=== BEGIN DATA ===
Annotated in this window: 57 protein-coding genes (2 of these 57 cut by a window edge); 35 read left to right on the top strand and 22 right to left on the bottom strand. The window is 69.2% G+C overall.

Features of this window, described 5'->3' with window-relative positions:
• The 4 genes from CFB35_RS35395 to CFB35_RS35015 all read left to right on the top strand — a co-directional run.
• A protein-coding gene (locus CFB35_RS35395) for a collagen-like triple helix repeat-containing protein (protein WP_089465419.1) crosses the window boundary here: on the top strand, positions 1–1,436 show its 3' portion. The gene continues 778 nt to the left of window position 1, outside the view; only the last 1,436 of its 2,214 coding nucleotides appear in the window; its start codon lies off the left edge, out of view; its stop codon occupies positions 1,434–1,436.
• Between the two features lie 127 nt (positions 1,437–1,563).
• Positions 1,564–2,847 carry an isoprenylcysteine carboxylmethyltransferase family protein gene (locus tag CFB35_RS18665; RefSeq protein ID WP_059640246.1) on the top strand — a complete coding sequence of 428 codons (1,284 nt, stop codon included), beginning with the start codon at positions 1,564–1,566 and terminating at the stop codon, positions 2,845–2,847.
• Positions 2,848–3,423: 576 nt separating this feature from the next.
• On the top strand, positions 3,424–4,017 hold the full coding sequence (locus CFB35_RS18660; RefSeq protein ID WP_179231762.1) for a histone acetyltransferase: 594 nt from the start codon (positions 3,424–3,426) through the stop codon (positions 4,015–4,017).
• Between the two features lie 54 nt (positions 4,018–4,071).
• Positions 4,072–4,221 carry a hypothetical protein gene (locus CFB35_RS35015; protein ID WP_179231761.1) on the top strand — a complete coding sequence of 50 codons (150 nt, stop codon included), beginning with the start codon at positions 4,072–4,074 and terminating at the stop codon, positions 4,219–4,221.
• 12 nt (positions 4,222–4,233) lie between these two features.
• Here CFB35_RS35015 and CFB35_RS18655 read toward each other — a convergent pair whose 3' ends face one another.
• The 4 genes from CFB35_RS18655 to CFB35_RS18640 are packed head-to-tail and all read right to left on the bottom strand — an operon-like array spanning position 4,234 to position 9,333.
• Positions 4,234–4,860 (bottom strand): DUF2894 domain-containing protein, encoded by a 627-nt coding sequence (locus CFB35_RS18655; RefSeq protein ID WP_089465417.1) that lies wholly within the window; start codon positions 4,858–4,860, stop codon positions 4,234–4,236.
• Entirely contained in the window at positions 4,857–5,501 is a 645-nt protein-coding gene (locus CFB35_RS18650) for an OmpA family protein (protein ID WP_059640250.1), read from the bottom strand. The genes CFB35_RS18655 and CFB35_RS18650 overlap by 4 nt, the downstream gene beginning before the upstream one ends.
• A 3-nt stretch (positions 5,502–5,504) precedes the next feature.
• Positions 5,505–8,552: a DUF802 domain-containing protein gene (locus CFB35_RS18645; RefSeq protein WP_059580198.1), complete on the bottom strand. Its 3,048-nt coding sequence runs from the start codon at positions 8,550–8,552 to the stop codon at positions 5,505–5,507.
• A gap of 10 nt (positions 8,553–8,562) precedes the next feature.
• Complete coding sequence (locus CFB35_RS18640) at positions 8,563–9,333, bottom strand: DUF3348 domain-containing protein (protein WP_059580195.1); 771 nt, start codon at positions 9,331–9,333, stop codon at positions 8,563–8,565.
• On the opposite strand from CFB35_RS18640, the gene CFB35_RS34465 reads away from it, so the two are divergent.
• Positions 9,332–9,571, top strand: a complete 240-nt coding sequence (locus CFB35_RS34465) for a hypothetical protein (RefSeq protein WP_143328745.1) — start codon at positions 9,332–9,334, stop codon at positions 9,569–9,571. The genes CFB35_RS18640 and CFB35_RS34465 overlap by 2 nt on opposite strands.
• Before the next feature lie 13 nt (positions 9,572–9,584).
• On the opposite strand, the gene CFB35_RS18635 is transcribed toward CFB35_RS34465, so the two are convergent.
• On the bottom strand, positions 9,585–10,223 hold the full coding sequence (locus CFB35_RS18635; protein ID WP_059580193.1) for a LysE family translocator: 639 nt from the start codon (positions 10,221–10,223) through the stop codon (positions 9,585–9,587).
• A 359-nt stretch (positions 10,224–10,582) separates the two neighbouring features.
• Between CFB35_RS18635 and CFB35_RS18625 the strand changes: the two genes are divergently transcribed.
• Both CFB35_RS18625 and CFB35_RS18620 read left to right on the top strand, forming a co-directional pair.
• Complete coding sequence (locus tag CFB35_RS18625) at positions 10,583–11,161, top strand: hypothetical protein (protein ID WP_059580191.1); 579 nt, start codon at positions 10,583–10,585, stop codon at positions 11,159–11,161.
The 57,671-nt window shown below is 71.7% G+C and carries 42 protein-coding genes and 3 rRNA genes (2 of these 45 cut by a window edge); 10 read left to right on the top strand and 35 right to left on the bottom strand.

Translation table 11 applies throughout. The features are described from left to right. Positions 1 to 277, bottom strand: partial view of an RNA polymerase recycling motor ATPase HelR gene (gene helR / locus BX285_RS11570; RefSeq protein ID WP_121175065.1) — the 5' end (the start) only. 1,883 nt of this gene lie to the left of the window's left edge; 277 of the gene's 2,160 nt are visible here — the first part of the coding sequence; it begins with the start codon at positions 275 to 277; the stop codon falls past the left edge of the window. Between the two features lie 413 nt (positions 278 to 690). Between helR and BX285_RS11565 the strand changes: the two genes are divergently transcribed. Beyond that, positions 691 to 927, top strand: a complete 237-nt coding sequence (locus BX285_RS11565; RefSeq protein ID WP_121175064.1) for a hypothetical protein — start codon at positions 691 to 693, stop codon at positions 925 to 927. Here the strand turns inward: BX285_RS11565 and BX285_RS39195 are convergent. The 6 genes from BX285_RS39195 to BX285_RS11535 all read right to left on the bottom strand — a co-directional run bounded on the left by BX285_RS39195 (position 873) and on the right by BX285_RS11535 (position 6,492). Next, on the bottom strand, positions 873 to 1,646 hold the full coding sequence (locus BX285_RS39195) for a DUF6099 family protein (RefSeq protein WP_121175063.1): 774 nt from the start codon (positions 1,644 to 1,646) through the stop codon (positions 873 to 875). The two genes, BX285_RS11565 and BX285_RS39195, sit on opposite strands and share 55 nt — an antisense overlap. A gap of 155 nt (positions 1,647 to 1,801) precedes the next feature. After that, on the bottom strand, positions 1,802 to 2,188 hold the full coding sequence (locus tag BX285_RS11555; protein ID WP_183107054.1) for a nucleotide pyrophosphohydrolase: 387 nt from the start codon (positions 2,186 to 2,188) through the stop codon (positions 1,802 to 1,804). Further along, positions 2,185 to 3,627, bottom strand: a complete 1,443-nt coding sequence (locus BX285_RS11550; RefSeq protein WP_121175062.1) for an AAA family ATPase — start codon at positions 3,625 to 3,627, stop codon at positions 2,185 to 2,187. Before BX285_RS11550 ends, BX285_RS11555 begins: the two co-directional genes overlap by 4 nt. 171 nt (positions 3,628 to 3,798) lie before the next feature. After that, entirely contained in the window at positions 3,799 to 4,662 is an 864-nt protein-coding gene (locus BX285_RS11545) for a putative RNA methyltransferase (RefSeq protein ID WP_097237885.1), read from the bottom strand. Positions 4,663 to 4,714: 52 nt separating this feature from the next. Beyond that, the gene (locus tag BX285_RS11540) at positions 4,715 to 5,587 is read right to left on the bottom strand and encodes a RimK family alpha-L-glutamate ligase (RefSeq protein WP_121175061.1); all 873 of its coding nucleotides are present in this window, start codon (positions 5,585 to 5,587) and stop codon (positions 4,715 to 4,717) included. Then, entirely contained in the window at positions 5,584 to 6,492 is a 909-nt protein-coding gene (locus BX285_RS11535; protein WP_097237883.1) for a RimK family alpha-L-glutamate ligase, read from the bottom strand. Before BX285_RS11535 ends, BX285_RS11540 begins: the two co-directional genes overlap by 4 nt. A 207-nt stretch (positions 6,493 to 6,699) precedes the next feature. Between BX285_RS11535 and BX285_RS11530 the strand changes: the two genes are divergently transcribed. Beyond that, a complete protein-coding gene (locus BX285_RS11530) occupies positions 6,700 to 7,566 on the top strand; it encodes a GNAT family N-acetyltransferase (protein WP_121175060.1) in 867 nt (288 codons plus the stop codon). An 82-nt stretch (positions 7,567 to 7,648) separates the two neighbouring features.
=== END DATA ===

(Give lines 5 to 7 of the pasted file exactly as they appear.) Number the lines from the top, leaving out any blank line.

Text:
• Between the two features lie 127 nt (positions 1,437–1,563).
• Positions 1,564–2,847 carry an isoprenylcysteine carboxylmethyltransferase family protein gene (locus tag CFB35_RS18665; RefSeq protein ID WP_059640246.1) on the top strand — a complete coding sequence of 428 codons (1,284 nt, stop codon included), beginning with the start codon at positions 1,564–1,566 and terminating at the stop codon, positions 2,845–2,847.
• Positions 2,848–3,423: 576 nt separating this feature from the next.